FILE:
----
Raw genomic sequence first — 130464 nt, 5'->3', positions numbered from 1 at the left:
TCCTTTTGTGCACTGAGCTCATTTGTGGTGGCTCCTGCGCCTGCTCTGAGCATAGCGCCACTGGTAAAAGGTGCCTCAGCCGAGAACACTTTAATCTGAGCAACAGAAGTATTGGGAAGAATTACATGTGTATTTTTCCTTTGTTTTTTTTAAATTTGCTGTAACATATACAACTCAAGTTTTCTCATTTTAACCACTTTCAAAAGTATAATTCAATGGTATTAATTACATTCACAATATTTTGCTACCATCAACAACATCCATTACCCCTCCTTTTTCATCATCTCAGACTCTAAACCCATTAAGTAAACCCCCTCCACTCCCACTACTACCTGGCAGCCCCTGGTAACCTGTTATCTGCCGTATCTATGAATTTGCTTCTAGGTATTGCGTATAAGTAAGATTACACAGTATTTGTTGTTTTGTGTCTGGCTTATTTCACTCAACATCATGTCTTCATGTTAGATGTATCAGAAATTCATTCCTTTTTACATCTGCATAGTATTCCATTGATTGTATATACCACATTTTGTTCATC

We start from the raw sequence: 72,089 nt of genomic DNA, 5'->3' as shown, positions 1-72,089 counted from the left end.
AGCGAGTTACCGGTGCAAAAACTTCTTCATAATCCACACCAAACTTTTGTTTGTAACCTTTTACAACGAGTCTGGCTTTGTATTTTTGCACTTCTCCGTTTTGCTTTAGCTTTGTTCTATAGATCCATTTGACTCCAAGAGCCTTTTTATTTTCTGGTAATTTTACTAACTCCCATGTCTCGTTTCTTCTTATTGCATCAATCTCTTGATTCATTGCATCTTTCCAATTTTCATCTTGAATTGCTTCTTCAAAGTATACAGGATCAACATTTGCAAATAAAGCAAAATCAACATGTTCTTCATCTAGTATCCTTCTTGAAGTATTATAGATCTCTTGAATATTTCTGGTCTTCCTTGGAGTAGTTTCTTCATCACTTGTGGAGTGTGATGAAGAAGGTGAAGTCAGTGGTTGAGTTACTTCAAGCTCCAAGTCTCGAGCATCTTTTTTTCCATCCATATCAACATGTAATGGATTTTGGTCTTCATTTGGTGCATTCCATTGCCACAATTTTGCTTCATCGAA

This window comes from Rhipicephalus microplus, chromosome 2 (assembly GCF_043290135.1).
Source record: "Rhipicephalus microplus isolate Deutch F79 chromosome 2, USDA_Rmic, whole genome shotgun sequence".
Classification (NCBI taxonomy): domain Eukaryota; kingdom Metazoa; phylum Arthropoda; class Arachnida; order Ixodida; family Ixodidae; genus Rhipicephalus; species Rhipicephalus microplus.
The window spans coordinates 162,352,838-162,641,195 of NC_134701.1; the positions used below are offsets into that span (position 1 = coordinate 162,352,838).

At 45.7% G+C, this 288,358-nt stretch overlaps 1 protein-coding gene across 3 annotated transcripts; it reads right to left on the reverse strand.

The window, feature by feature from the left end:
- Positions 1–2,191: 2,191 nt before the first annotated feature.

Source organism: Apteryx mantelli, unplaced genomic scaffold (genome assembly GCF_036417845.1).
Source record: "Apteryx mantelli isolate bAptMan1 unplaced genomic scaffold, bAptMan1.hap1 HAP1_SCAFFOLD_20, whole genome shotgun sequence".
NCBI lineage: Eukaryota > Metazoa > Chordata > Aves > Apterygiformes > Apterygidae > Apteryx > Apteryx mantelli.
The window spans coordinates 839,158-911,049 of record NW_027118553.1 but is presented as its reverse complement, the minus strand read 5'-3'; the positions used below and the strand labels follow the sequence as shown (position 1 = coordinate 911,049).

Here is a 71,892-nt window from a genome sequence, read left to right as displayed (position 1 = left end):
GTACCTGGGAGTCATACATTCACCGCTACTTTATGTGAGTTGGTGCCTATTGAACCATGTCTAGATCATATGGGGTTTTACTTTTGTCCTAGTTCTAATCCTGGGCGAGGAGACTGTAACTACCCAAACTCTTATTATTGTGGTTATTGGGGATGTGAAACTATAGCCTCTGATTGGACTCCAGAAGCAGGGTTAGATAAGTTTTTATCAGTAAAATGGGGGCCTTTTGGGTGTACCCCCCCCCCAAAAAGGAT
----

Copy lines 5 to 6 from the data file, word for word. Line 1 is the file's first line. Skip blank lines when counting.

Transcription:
This window comes from Rhipicephalus microplus, chromosome 2 (assembly GCF_043290135.1).
Source record: "Rhipicephalus microplus isolate Deutch F79 chromosome 2, USDA_Rmic, whole genome shotgun sequence".